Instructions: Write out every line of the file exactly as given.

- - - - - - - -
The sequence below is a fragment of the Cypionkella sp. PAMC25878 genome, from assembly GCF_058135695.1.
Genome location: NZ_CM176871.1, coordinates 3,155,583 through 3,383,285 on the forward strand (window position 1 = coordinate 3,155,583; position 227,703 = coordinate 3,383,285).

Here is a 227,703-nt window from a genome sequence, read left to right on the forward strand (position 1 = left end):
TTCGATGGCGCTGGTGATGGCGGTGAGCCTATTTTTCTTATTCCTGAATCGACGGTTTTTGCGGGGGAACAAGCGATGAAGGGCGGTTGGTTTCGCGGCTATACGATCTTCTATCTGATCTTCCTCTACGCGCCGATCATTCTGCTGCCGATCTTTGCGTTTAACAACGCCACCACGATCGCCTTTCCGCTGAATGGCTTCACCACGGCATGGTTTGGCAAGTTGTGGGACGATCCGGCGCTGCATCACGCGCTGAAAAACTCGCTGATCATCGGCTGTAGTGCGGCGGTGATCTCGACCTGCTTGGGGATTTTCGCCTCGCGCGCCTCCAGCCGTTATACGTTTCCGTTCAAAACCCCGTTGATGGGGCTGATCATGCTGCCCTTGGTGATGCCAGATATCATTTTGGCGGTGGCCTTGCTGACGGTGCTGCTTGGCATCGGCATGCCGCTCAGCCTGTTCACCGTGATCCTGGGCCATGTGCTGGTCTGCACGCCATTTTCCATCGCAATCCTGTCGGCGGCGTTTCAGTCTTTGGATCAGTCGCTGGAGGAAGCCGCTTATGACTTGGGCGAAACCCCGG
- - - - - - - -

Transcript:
The sequence below is a fragment of the Cypionkella sp. PAMC25878 genome, from assembly GCF_058135695.1.
Genome location: NZ_CM176871.1, coordinates 3,155,583 through 3,383,285 on the forward strand (window position 1 = coordinate 3,155,583; position 227,703 = coordinate 3,383,285).

Here is a 227,703-nt window from a genome sequence, read left to right on the forward strand (position 1 = left end):
TTCGATGGCGCTGGTGATGGCGGTGAGCCTATTTTTCTTATTCCTGAATCGACGGTTTTTGCGGGGGAACAAGCGATGAAGGGCGGTTGGTTTCGCGGCTATACGATCTTCTATCTGATCTTCCTCTACGCGCCGATCATTCTGCTGCCGATCTTTGCGTTTAACAACGCCACCACGATCGCCTTTCCGCTGAATGGCTTCACCACGGCATGGTTTGGCAAGTTGTGGGACGATCCGGCGCTGCATCACGCGCTGAAAAACTCGCTGATCATCGGCTGTAGTGCGGCGGTGATCTCGACCTGCTTGGGGATTTTCGCCTCGCGCGCCTCCAGCCGTTATACGTTTCCGTTCAAAACCCCGTTGATGGGGCTGATCATGCTGCCCTTGGTGATGCCAGATATCATTTTGGCGGTGGCCTTGCTGACGGTGCTGCTTGGCATCGGCATGCCGCTCAGCCTGTTCACCGTGATCCTGGGCCATGTGCTGGTCTGCACGCCATTTTCCATCGCAATCCTGTCGGCGGCGTTTCAGTCTTTGGATCAGTCGCTGGAGGAAGCCGCTTATGACTTGGGCGAAACCCCGG